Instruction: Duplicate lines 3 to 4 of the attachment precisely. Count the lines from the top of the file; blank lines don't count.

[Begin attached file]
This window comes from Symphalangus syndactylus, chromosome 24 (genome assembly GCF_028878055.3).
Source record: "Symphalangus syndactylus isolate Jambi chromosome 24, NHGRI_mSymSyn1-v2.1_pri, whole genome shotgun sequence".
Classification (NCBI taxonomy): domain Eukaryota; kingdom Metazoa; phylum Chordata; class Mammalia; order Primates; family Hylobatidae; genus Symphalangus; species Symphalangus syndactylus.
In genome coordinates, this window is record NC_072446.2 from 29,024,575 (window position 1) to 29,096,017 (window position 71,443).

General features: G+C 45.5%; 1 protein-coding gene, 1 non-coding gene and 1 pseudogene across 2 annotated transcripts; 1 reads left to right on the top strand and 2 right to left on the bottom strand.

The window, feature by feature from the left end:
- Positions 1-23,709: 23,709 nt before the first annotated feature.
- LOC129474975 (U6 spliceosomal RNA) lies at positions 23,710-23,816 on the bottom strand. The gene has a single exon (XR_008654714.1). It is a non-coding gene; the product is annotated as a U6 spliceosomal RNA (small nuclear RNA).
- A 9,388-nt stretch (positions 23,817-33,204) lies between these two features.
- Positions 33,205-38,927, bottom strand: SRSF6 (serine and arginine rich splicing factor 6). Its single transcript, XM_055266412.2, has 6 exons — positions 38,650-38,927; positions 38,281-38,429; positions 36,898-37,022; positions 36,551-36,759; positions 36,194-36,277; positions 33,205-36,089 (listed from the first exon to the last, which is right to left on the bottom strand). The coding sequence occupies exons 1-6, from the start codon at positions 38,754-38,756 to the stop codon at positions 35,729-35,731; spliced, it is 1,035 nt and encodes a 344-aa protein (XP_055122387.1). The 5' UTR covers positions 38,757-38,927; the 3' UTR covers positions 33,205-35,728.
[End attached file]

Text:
Classification (NCBI taxonomy): domain Eukaryota; kingdom Metazoa; phylum Chordata; class Mammalia; order Primates; family Hylobatidae; genus Symphalangus; species Symphalangus syndactylus.
In genome coordinates, this window is record NC_072446.2 from 29,024,575 (window position 1) to 29,096,017 (window position 71,443).